A Kaspersky report said that Shlayer, malware pretending to be a Flash update on streaming sites, is the most common malware on Apple macOS.
Ubisoft filed a lawsuit against the operators of a site that sells DDoS attacks to people who need to cheat in popular games.
A hacker reportedly published the IP addresses, usernames and passwords of 500,000 devices accessed via Telnet.
Intel said it will reduce the performance loss seen by the Gen7 graphics driver after it patched a security vulnerability.
The U.S. bill seeks to prohibit any kind of intelligence sharing with countries that adopt Huawei's 5G networking gear.
More than 1 billion medical images can reportedly be found online without a password by connecting to a doctors' office server.
Amazon issued warnings to its customers saying the Honey browser extension represents a security risk and should be uninstalled immediately.
MalwareBytes said it discovered unremovable malware on Android smartphones offered by a carrier, Assurance Wireless by Virgin, that receives funding from the U.S. government.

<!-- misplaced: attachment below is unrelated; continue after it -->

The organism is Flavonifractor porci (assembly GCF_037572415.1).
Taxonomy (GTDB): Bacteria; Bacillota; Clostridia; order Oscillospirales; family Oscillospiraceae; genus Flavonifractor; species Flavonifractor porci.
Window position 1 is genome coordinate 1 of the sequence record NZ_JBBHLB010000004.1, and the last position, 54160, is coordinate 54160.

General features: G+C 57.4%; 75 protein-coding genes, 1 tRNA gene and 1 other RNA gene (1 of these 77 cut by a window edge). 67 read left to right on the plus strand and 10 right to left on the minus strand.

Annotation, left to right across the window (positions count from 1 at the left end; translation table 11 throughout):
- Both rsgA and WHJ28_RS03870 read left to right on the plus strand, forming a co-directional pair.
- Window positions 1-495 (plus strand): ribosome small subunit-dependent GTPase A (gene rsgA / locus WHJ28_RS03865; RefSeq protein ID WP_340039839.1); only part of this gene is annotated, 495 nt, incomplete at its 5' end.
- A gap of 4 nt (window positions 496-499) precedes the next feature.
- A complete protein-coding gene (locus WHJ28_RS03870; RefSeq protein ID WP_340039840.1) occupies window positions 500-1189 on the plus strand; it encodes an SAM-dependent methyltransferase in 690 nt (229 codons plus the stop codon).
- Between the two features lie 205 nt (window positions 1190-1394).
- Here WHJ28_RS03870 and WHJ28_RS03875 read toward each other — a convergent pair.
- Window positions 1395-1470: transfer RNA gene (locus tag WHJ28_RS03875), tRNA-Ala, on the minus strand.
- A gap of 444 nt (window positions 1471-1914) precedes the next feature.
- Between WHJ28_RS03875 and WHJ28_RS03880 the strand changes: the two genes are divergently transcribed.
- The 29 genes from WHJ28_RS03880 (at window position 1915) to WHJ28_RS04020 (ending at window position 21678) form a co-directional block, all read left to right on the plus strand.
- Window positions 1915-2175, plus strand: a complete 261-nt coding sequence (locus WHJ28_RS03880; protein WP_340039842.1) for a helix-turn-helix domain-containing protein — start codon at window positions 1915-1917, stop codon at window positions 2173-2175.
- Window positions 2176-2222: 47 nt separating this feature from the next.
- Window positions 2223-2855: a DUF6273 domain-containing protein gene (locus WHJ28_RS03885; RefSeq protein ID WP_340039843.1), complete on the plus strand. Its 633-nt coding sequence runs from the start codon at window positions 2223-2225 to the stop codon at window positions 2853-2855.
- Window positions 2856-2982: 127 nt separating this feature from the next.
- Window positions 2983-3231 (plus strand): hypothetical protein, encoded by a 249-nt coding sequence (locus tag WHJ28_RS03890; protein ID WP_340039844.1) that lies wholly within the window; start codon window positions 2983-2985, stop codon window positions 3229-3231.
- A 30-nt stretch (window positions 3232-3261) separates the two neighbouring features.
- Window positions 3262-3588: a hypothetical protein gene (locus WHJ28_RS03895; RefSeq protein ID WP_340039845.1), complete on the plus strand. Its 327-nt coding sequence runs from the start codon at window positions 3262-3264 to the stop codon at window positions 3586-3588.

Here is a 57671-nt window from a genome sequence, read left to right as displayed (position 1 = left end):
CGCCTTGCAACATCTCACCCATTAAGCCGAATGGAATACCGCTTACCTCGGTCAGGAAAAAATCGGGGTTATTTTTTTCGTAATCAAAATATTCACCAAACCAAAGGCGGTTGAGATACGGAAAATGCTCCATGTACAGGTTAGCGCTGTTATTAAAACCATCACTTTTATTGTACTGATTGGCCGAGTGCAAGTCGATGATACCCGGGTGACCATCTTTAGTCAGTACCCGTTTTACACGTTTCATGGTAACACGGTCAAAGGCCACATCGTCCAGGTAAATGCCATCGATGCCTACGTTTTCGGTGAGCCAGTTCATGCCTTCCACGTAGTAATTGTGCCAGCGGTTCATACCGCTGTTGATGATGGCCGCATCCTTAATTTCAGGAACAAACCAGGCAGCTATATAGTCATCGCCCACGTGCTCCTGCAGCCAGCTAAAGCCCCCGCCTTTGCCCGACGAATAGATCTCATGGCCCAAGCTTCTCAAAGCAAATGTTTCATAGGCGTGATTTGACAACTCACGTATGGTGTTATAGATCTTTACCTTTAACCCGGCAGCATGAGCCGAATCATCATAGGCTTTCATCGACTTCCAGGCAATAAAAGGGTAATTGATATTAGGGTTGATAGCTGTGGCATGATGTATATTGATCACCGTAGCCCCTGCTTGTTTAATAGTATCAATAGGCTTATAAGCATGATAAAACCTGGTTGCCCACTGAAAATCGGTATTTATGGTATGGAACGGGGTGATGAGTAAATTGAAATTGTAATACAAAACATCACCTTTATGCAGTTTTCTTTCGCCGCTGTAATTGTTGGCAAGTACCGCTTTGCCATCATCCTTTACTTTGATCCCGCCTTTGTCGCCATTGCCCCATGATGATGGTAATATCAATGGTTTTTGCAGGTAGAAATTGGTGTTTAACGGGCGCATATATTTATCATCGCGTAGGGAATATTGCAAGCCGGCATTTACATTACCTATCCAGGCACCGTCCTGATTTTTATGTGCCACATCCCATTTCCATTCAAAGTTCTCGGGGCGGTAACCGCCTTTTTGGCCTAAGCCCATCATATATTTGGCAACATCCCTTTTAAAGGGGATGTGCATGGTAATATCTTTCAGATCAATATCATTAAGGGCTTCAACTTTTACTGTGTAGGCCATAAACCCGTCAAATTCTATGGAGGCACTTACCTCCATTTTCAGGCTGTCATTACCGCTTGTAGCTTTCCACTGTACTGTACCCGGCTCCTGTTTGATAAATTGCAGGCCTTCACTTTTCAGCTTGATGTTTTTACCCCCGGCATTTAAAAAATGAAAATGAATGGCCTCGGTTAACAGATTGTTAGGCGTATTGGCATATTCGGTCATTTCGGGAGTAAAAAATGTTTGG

The FBI has sent Apple a letter asking the company to unlock two iPhones involved in the recent shooting of three Navy servicemen.
Google Project Zero, the company's security team devoted to finding zero-day vulnerabilities in tech products, announced that it's going to be testing a new disclosure policy in 2020.
Researchers from France and Singapore showed that cheap chosen-prefix attacks against SHA-1 signatures are now possible, and that the attacks are getting cheaper every year.
Brittany Kaiser has started leaking documents to the public that reveal the full breath and depth of the voter manipulation enabled by Cambridge Analytica in various countries.
The Clop ransomware has reportedly evolved to terminate some 663 processes before encrypting files on target systems.
GCHQ reportedly believes a London Stock Exchange outage was caused by a cyberattack, not a glitch in the exchange's software.
The California Consumer Privacy act went into effect January 1. The CCPA is like GDPR for California
ProtonMail announced that it's started beta testing an encrypted calendar utility called ProtonCalendar.
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